Infectious mononucleosis is a contagious illness caused by the Epstein-Barr virus that can affect the liver, lymph nodes, and oral cavity. While mononucleosis is not usually a serious disease, its primary symptoms of fatigue and lack of energy can linger for several months.
Infectious mononucleosis, frequently called "mono" or the "kissing disease," is caused by the Epstein-Barr virus (EBV) found in saliva and mucus. The virus affects a type of white blood cell called the B lymphocyte, producing characteristic atypical lymphocytes that may be useful in the diagnosis of the disease.
The disease typically runs its course in four to six weeks in people with normally functioning immune systems. People with weakened or suppressed immune systems, such as AIDS patients or those who have had organ transplants, are particularly vulnerable to the potentially serious complications of infectious mononucleosis.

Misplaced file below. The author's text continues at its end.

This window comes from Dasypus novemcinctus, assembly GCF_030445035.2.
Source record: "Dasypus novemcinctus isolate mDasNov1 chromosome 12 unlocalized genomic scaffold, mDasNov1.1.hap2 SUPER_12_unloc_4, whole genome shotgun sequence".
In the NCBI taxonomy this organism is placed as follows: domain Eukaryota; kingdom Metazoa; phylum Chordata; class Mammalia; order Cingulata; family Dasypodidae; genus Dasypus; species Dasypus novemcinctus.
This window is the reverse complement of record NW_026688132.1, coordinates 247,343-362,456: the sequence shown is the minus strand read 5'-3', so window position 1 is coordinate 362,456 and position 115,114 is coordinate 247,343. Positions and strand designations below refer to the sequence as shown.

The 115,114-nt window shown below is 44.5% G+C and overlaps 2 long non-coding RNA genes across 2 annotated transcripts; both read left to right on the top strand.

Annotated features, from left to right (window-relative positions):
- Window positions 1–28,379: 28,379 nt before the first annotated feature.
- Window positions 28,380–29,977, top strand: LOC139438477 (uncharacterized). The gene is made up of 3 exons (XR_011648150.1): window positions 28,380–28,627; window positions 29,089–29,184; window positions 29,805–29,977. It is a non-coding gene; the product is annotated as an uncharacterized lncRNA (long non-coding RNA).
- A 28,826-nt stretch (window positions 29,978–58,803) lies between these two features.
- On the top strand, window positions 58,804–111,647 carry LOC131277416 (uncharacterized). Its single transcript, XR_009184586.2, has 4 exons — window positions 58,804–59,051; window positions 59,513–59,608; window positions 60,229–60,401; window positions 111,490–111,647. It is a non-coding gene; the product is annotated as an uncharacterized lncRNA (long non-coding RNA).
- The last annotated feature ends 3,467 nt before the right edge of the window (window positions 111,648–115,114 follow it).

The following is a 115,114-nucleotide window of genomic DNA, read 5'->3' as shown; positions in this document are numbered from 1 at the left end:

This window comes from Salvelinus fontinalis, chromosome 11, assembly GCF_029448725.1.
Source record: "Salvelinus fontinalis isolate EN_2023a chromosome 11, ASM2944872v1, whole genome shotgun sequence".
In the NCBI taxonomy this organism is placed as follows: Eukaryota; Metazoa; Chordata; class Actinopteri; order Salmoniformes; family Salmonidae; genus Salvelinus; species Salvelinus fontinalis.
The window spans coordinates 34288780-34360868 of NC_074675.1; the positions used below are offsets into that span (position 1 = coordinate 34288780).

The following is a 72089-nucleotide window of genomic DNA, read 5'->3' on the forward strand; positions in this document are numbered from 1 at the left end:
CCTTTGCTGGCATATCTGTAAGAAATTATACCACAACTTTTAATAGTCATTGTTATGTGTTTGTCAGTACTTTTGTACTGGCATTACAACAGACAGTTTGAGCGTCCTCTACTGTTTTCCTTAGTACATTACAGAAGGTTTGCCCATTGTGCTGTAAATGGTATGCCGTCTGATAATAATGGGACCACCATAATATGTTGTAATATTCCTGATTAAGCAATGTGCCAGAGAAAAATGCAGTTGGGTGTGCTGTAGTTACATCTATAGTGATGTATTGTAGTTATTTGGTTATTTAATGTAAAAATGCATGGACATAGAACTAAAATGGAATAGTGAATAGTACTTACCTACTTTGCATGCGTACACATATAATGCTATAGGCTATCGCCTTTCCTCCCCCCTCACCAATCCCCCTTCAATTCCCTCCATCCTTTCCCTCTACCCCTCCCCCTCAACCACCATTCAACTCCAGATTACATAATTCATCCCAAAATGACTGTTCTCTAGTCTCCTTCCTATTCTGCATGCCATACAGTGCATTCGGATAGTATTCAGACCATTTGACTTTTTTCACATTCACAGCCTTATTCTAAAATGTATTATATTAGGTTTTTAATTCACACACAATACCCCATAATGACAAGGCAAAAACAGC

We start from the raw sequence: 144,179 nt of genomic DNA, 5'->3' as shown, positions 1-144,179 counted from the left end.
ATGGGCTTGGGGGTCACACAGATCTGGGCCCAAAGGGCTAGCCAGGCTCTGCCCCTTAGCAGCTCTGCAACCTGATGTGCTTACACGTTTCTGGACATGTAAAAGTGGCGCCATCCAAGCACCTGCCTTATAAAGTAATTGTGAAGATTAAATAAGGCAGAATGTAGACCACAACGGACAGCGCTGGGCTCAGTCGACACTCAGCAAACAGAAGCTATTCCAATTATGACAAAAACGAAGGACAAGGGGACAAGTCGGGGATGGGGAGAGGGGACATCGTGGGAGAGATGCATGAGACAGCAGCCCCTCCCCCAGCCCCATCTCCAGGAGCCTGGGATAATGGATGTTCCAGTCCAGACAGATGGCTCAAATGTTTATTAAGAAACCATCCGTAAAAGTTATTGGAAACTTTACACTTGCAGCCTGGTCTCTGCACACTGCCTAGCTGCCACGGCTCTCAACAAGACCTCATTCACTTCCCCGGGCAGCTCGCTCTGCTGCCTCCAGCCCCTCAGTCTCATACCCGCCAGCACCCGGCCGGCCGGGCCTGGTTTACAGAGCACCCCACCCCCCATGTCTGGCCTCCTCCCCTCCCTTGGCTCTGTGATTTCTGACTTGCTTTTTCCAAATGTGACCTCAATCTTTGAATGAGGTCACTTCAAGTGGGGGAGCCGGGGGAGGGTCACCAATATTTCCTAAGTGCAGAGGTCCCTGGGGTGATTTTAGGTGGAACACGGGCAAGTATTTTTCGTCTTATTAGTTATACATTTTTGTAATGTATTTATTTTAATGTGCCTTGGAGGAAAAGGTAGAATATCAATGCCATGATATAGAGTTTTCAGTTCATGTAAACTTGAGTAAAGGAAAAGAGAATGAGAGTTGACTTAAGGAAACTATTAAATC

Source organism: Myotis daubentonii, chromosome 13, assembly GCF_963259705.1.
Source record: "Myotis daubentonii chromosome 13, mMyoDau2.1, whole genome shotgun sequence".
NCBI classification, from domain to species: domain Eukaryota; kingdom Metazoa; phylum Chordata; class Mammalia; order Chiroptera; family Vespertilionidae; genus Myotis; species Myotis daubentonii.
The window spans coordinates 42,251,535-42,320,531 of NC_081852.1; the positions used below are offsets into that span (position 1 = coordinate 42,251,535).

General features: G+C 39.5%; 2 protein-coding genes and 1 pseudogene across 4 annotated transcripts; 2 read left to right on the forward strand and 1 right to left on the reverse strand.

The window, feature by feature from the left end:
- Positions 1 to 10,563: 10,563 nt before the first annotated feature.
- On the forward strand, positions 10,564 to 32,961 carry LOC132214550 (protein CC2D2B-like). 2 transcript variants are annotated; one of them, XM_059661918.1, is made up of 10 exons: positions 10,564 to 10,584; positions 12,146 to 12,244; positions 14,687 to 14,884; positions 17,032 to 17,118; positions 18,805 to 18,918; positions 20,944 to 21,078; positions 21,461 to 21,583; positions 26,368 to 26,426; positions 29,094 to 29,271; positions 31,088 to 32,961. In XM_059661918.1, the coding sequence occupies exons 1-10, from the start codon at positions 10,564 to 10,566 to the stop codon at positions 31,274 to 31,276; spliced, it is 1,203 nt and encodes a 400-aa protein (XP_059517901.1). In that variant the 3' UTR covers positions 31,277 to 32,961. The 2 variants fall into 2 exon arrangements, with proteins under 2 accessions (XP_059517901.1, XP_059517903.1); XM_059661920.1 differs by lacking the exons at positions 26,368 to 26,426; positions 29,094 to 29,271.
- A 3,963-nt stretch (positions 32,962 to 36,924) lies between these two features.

While anyone, even young children, can develop mononucleosis, it occurs most often in young adults between the ages of 15 and 35 and is especially common in teenagers. The mononucleosis infection rate among college students who have not previously been exposed to EBV has been estimated to be about 15 percent. In younger children, the illness may not be recognized.
Susan J. Montgomery, Rosalyn Carson-DeWitt MD, Thomson Gale, Gale, Detroit,